Victoria councillors unified on opposition to GMO foods

Genetically engineered crops, plants and trees are not welcome in Victoria.

City councillors have unanimously backed a multi-part motion last week calling for a suite of rules and scientific protocols to restrict and monitor genetically modified plants in B.C. and Canada.

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Genetic engineering or modification refers to the direct manipulation of an organism’s DNA without traditional breeding methods. More than 81 genetically modified foods have been approved for sale in Canada, according to Health Canada, including types of maize, canola, apples, soybeans, tomatoes, rice and salmon.

But approvals have not settled the issue for many citizens, who are uncomfortable with such foods. Questions include whether genetically modified food is safe to eat and who is doing research.

Canadians worried about the potential effects include Victoria councillors Ben Isitt and Jeremy Loveday. They persuaded council to support their motion, stating in a report: “Genetically engineered plants and foods have not been adequately tested by any federal agency for long-term impacts on human and environmental heath.”

They won backing for the idea that all genetically modified foods sold in Canada should be labelled as such.

“We’re calling on the federal government to ensure [that] an adequate system of scientific testing, independent of industry, is in place for all genetically modified crops and products,” Isitt said.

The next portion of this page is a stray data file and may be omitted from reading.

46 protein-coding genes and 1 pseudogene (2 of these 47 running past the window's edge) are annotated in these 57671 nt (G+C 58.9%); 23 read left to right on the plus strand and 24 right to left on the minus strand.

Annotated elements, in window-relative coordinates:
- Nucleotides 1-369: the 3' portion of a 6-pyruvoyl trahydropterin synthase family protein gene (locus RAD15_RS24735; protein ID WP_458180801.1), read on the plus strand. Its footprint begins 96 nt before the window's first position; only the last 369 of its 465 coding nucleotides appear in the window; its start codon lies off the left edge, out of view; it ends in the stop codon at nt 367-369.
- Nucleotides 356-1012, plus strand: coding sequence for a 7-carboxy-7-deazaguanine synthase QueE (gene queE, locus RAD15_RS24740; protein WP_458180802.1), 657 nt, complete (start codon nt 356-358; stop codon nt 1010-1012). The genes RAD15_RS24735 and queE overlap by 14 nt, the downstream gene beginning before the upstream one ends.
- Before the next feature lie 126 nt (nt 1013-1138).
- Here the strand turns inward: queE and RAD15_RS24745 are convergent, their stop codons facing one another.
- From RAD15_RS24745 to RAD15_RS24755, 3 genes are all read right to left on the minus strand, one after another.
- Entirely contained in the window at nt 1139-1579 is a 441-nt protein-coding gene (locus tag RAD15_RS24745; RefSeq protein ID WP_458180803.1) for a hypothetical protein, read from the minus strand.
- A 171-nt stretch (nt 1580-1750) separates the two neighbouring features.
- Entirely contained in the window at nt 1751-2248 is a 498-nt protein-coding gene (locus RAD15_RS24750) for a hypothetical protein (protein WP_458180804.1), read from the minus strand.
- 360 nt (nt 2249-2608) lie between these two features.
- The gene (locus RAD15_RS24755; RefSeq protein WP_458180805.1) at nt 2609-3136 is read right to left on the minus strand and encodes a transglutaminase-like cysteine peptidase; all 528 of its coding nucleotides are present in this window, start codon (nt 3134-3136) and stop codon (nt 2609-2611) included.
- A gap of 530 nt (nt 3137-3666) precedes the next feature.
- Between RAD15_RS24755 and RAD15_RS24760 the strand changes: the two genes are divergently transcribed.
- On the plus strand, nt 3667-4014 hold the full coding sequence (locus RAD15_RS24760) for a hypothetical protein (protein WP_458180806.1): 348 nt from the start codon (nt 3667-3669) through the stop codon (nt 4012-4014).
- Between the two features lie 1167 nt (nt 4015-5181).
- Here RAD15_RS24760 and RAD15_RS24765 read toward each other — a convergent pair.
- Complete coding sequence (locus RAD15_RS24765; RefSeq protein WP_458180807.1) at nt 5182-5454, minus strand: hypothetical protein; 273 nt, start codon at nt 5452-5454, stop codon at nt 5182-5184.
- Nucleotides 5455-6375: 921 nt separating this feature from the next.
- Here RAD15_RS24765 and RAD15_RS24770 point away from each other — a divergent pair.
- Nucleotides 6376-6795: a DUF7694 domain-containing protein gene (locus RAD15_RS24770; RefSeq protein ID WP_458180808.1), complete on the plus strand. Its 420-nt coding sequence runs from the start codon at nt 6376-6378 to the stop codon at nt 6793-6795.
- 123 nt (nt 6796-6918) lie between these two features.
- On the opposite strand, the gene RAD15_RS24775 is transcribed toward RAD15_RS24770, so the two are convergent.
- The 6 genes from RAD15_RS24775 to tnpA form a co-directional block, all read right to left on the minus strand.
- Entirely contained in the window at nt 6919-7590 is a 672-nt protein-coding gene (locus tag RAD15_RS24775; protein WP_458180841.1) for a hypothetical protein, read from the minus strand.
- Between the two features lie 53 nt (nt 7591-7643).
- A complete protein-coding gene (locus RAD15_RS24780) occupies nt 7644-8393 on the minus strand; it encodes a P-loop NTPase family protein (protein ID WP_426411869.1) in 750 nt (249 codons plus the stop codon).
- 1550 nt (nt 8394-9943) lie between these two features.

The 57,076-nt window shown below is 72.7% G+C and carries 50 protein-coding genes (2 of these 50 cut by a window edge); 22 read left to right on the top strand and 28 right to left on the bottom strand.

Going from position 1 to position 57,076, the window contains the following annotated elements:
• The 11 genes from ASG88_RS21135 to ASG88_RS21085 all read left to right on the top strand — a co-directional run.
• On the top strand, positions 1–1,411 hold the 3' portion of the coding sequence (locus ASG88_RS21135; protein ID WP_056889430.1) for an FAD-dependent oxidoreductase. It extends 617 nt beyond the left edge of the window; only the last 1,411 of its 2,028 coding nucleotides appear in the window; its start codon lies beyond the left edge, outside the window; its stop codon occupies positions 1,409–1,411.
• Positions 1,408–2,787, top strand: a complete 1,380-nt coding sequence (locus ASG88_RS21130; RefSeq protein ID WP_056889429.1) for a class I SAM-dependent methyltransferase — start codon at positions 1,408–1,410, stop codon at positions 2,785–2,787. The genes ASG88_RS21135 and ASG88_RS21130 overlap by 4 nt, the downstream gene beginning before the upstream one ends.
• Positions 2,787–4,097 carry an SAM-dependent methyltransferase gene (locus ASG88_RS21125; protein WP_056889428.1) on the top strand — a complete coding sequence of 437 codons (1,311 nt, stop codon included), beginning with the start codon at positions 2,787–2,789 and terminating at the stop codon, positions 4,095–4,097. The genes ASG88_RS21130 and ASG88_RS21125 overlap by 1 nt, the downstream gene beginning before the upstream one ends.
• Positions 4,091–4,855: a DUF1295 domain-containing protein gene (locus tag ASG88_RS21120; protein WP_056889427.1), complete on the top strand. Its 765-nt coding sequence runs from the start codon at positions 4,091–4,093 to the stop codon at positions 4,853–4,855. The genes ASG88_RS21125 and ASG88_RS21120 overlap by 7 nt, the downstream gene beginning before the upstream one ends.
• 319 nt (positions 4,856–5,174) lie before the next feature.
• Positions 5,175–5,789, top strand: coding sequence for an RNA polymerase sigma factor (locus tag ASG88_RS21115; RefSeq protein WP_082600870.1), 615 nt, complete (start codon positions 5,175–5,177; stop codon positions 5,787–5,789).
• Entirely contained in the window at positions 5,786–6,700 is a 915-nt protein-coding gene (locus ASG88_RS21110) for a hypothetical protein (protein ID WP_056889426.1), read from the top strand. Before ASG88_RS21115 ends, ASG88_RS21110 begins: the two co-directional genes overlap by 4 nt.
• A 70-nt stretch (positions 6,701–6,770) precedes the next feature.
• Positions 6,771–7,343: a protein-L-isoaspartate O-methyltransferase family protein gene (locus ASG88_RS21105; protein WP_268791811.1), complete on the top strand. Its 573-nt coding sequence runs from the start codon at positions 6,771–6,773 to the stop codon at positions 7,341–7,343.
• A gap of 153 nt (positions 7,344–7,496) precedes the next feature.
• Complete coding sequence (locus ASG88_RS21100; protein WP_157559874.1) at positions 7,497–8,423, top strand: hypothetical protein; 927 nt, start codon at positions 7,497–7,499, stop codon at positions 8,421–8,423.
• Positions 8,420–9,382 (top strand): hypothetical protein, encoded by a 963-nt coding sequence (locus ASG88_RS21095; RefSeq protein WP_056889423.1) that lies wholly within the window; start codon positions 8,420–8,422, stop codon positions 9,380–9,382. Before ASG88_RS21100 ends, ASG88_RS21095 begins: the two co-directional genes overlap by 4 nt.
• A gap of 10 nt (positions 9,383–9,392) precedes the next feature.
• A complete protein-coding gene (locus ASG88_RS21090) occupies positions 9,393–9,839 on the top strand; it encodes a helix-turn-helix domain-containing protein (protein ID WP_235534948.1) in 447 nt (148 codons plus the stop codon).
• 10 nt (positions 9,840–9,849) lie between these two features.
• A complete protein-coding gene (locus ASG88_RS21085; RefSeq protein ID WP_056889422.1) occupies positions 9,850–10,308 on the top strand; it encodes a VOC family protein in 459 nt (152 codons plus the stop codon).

“We’re also calling for a regime of mandatory labelling of all food products containing GMOs, a sensible consumer protection measure that many other countries have already adopted.”

Councillors also agreed to call on the federal and provincial governments to put a moratorium on permitting any new genetically modified products on the market “until more independent and transparent scientific assessments are developed.”

Council is opposed to the cultivation of any genetically modified crop, plant or tree in the city “in the absence of scientific testing on the long-term impacts of these crops on human and environmental health.”

Victoria is not alone — other municipalities have also supported a limitation on genetically engineered plants, including Saanich, Metchosin and Powell River, according to a report by Isitt and Loveday.

In 2013, the Union of B.C. Municipalities asked the province to declare B.C. a genetically engineered-free area for all plant and animal species.

Health Canada says genetically modified foods pose no more risk to human health than conventional foods, and that new genetically modified crops are subject to assessment before they are allowed on the Canadian market.

In May, Health Canada and the Canadian Food Inspection Agency approved a genetically modified salmon for sale as food.

AquaBounty, the company producing the fast-growing Atlantic salmon, said it would not be in supermarkets for at least a year. The fish’s quick growth is due to genes from chinook salmon and ocean pout.

Opponents uneasy with the plan have launched court challenges, one in Canada and one in the U.S.

Health Canada’s website states that this salmon is “as safe and nutritious for humans and livestock as conventional salmon. In Canada, novel products are only authorized once regulators are satisfied that every aspect of the assessments has been adequately addressed.”

— With a file from Michael D. Reid

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